242710 Efficacy of Antiretroviral Therapy Adherence Interventions

Wednesday, November 2, 2011

Jia Pu, MA , School of Pharmacy, University of Wisconsin, Madison, Madison, WI
Betty Chewning, PhD , University of Wisconsin-Madison, Madison, WI
William Hoyt, PhD , School of Education, University of Wisconsin, Madison, Madison, WI
Background: Nonadherence is one of the main barriers to achieve optimal treatment outcomes in HIV patients. This meta-analysis of antiretroviral therapy (ART) adherence intervention studies aims to better understand the efficacy of current ART adherence interventions. Methods: Medline and PsychINFO databases were searched for randomized controlled trials of ART adherence interventions between 2007 and 2010. A total of six studies were identified and included in this meta-analysis based on the inclusion criteria. Two coders independently coded each study. Both random-effects and fixed-effects analyses were used in this study. Results: Data from 957 participants were retrieved. ART adherence interventions were effective in supporting better adherence behavior in HIV patients (OR=2.27). Self-reported adherence was significantly higher than adherence measured by medication event monitoring systems (MEMS) and viral load records. Moderator analyses indicated intervention effectiveness increased with the number of intervention sessions, and decreased with the proportion of minority patients in the study sample. Previous exposure to ART did not make any difference in intervention effectiveness. Intervention intensity as measured by a behavior change technique taxonomy didn't explain intervention effectiveness. Conclusions: The findings suggest that adherence interventions do improve HIV patients' adherence to ART and their treatment outcome. Both the number of intervention sessions and proportion of minority patients in the study are important predictors for intervention effectiveness. Future studies should include adherence estimates other than self-reported data. Moreover, further investigations are needed to understand why ART interventions appear to be less effective for minority patients.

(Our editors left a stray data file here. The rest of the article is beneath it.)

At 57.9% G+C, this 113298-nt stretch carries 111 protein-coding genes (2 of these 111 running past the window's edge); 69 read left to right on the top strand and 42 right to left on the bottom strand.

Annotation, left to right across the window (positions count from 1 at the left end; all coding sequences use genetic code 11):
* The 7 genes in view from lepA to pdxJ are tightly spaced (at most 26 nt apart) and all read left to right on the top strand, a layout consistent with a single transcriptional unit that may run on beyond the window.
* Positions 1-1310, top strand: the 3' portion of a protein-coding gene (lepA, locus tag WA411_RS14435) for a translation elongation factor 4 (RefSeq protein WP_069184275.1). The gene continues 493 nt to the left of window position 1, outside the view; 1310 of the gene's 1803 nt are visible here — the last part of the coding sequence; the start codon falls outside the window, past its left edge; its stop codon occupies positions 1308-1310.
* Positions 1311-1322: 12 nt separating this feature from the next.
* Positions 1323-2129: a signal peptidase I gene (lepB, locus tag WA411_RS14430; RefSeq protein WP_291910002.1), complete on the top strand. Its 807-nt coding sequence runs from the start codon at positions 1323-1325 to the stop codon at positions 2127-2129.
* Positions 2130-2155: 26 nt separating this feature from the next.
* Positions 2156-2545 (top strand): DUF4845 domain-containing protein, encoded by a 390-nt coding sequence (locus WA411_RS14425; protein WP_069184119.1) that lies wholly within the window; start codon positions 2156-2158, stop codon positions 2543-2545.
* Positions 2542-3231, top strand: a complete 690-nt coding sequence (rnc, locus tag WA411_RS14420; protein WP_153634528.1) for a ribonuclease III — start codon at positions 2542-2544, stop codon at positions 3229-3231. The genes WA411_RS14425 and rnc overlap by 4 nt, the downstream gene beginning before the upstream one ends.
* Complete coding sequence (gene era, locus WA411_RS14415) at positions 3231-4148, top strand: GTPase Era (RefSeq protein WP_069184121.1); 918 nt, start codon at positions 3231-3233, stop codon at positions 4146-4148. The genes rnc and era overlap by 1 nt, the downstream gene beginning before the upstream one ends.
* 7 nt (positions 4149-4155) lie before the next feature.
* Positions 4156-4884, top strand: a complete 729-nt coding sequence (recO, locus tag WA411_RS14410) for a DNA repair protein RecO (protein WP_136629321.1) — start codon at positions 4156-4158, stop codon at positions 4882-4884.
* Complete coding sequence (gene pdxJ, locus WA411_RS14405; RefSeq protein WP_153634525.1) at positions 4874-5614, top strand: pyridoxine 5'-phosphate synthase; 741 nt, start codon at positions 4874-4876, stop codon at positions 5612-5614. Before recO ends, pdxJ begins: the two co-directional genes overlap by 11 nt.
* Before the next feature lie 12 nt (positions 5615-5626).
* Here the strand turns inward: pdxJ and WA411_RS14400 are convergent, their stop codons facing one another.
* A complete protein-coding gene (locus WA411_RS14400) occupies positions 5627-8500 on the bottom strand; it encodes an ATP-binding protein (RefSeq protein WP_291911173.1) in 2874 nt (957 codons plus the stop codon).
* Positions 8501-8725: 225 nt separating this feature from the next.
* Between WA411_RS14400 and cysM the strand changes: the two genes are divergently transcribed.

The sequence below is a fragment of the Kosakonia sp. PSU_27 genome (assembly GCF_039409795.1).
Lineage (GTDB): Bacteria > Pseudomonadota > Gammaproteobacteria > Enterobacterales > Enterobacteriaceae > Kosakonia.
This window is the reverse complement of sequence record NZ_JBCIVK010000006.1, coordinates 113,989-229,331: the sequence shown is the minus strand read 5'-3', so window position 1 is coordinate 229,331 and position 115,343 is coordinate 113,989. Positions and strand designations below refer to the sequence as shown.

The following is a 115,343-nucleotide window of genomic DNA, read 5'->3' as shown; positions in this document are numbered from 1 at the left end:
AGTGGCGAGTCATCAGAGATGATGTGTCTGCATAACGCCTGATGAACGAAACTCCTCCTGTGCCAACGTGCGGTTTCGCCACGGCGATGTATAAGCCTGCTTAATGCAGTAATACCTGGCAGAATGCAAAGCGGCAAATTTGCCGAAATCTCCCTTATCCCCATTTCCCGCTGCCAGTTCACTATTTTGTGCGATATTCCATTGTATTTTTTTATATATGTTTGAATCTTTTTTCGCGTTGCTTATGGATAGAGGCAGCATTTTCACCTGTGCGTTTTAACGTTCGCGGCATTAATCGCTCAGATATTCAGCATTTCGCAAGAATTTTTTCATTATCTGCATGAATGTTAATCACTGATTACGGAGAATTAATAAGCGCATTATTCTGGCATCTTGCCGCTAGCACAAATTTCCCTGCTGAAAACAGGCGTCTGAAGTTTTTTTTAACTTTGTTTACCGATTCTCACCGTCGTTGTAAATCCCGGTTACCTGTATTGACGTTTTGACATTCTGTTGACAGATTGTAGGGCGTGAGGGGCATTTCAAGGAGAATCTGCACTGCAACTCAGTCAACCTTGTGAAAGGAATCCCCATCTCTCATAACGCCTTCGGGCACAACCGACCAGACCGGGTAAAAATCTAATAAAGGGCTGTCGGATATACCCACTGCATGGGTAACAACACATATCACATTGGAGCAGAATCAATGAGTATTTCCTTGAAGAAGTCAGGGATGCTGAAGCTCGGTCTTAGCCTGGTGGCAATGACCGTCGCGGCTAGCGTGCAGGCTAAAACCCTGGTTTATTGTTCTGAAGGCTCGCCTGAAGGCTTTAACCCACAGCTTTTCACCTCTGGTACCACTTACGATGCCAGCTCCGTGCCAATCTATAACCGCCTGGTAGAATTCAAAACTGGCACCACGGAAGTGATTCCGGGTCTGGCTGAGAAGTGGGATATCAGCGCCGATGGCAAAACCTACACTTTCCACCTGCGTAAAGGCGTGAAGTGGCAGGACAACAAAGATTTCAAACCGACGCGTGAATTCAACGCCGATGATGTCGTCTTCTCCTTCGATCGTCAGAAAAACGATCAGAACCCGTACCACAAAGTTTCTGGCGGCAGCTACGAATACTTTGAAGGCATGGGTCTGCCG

Learning Areas:
Administer health education strategies, interventions and programs
Conduct evaluation related to programs, research, and other areas of practice
Implementation of health education strategies, interventions and programs
Planning of health education strategies, interventions, and programs
Program planning

Learning Objectives:
Evaluate the efficacy of current ART adherence interventions

Keywords: Adherence, Antiretroviral Combination Therapy

Presenting author's disclosure statement:

Qualified on the content I am responsible for because: I have received research training through my degree, also I worked for China CDC and Nebraska State government DHHS.
Any relevant financial relationships? No

I agree to comply with the American Public Health Association Conflict of Interest and Commercial Support Guidelines, and to disclose to the participants any off-label or experimental uses of a commercial product or service discussed in my presentation.